While cap & trade is a tax in that the U.S. Government will be collecting auction fees/taxes, it is also a financial derivative, in that the certificates issued through auction will derive their value from the sold “right” to pollute.

ACESA includes a cap & trade tax system where the certificates would be issued through an auction.  By requiring companies to buy their certificates, the government forces them to pay for the “right” to pollute.  When he was campaigning for the presidency, candidate Obama promised that under his cap and trade plan, 100% of the certificates would be auctioned—in other words, no one would get a free ride to pollute. 

 

Unfortunately, the house bill only requires 15% of the emissions certificates to be auctioned, or paid for, during the first year.  That figure will increase to only 70% by 2030.  Obviously, this reduced auction amount is a major disappointment to those of us who want to see polluters, not the public, bear the financial burden of their pollution.  

 

The reduced auction amount isn’t the only problem with the cap & trade provision in the bill. Although cap & trade systems can be effective they are also susceptible to abuse.  Opportunists are able to take advantage of the complexity of the mechanism to “game the system.”  To curb this potential problem, the House Bill sets up an oversight committee under the Commodities Futures Trading Commission to regulate hedge fund and other derivative-related aspects of cap & trade. However, it is only a cursory oversight arrangement and there is legitimate concern that it would not prevent market manipulation, which in turn could lead to a new economic bubble in this new speculative market and ultimately hurt the U.S. economy. Illicit cap & trade tax schemes have already been exposed in Europe.2

 

All of these problems with the cap & trade tax approach could be eliminated by implementing a simple carbon tax.3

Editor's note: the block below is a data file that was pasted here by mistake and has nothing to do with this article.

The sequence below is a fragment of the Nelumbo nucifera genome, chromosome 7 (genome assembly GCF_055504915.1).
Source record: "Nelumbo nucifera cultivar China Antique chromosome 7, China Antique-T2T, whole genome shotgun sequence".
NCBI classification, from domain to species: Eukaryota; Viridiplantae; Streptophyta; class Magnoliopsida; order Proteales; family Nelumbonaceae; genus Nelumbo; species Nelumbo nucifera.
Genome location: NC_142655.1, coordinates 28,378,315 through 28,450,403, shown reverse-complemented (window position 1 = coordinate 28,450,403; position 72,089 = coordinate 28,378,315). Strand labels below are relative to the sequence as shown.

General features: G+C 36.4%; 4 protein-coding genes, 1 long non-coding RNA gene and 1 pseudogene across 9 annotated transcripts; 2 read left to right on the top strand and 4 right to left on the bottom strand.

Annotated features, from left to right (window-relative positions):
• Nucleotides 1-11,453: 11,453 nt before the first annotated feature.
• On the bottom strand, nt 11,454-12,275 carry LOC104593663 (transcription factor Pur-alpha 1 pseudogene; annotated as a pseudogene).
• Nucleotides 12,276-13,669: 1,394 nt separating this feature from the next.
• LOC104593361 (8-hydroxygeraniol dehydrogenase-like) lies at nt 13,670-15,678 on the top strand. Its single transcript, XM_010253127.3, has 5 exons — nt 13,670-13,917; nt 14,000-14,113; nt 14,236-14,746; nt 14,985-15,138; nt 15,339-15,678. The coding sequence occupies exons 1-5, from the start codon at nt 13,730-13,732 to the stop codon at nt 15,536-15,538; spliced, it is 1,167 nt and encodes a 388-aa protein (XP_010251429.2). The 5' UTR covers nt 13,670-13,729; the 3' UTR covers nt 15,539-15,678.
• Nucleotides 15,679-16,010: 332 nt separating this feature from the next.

ACESA Eliminates EPA Clean Air Act authority to regulate carbon dioxide.

 

The House Bill is also problematic because it proposes to strip EPA’s authority to regulate carbon dioxide under the Clean Air Act.4  This authority was only recently recognized by the United States Supreme Court, and EPA is only now moving toward exercising it; however, the House Bill would reverse that progress. 

 

At least one analysis of the House Bill indicates that this proposed de-authorization of the EPA would mean that 47 coal plants will be able to be built without EPA regulation.  Clearly, that outcome is contrary to any meaningful goal to reduce carbon emissions. 

 

ACESA Funds coal and nuclear energy more heavily than increased efficiency and renewables.

 

Finally, the proposed funding under the bill for new technologies has misplaced priorities and incentives.  Under the House Bill, $60 billion would be allocated for “clean coal” carbon capture and sequestration (CCS) technology. CCS is a technology that would capture the carbon coming out of the coal stack and then sequester it so that it does not get into the atmosphere.

 

There are a number of CCS different possibilities in the process of being developed, but none has been demonstrated on a commercial scale, and it is unlikely that CCS will be economically practical.  Yet, this is the largest chunk of money directly listed in the bill for any one technology. While energy efficiency and renewable energies get $90 billion by 2025, or $6 billion per year or so, that is only a fraction of the amount that coal and nuclear energy will get.